The following formula can be used to calculate the specimen length versus the diameter of the central pivoting sleeve to give the value of degrees rotation corresponding to 1 percent of elongation.

% Elongation per degree D.1r/L.3.6 TM (1) where D diameter of central sleeve in inches L length of specimen in inches The tester can be built to any size depending on the size of the specimens to be tested. A good practical design contemplates 2 inches specimen length between the inner sides of the clamps and 0.764 inch diameter sleeve producing a 3 rotation for every percent elongation Example:

(D X 1r)/(3.6 X L) (0.764 X 3.l4l59)/(3.6 X 2) 0.33%

proximately at the center of said curved surface, 7


d. holder means on the support and on said member to grip and effect stretch wrapping of the strip partially about said curved surface in response to relative forward pivoting of said member with respect to the support.

2. The combination of claim 1 wherein said arm has a handle.

3. The combination of claim 1 wherein said member defines a pivot axis which is in registration with said post means.

4. The combination of claim 1 including indicia on one of said member and support, and a marker on the other of said member and support to progressively register with the indicia in response to said relative rotation.

5. The combination of claim 1 wherein said post means includes a sleeve removably attached to the support and defining said curved surface.

6. The combination of claim 5 including the strip initially held in tangential face to face engagement with the sleeve by the holder means.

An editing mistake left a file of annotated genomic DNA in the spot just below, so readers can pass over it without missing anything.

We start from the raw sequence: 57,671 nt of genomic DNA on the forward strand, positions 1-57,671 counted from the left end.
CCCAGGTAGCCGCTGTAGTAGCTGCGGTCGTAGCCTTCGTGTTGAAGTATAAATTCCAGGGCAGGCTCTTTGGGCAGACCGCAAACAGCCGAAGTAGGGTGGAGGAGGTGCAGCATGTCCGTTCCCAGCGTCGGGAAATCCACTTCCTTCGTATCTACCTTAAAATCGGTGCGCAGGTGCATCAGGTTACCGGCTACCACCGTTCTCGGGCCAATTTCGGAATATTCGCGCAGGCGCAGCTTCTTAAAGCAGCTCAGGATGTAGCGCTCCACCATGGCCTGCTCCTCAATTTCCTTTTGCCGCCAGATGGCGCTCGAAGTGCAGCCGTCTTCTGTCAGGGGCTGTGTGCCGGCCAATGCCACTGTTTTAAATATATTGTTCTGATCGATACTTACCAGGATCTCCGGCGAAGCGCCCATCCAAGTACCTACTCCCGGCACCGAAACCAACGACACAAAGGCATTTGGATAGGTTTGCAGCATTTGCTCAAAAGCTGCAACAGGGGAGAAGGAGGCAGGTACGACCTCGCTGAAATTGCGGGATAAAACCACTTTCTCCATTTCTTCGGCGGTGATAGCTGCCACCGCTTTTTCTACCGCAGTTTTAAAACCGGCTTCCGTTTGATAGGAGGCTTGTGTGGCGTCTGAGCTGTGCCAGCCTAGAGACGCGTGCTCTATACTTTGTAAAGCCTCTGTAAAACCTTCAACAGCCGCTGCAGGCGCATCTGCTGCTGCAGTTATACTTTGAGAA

7. The combination of claim 6 including attachment structure on the support to removably attach said sleeve. as well as different diameter sleeves, to the support as aforesaid.

8. The combination of claim 5 wherein said holder means includes a first clamp on the support and a sec- 0nd clamp on said member, the clamps located to grip opposite end portions of the strip, the clamps extending generally parallel to the post, and including said strip retained by the clamps and having a length L related the sleeve outer diameter D approximately in accordance with the expression:

% elongation per degree of arm rotation d. 1r/3.6L

where D and L are measured in inches.

pivoting of the arm relative to the support.

Patent Citations
Cited PatentFiling datePublication dateApplicantTitle
US2934945 *Sep 14, 1956May 3, 1960Philips CorpMachine for bending specimen
US3636758 *Apr 20, 1970Jan 25, 1972Aluminum Co Of AmericaBend-stretch apparatus for testing formable material
Referenced by
Citing PatentFiling datePublication dateApplicantTitle
US5574227 *Mar 23, 1994Nov 12, 1996Amcor LimitedPaper board crease force measuring device
US5869768 *Feb 7, 1997Feb 9, 1999Seiko Instruments Inc.Material testing device, material testing apparatus and material testing method
US6710417Jan 23, 2002Mar 23, 2004Seagate Technology LlcArmor coated MEMS devices
DE9113784U1 *Nov 6, 1991Mar 11, 1993Schulze Heuling, Ulrich, 4410 Warendorf, DeTitle not available
DE19703271B4 *Jan 29, 1997Oct 12, 2006Kazuo Nagoya SatoMaterialprüfvorrichtung, Materialprüfgerät und Materialprüfverfahren
WO2003027643A1 *Jan 29, 2002Apr 3, 2003Seagate Technology LlcArmor coated mems devices
U.S. Classification73/854
International ClassificationG01N3/28
Cooperative ClassificationG01N3/28
European ClassificationG01N3/28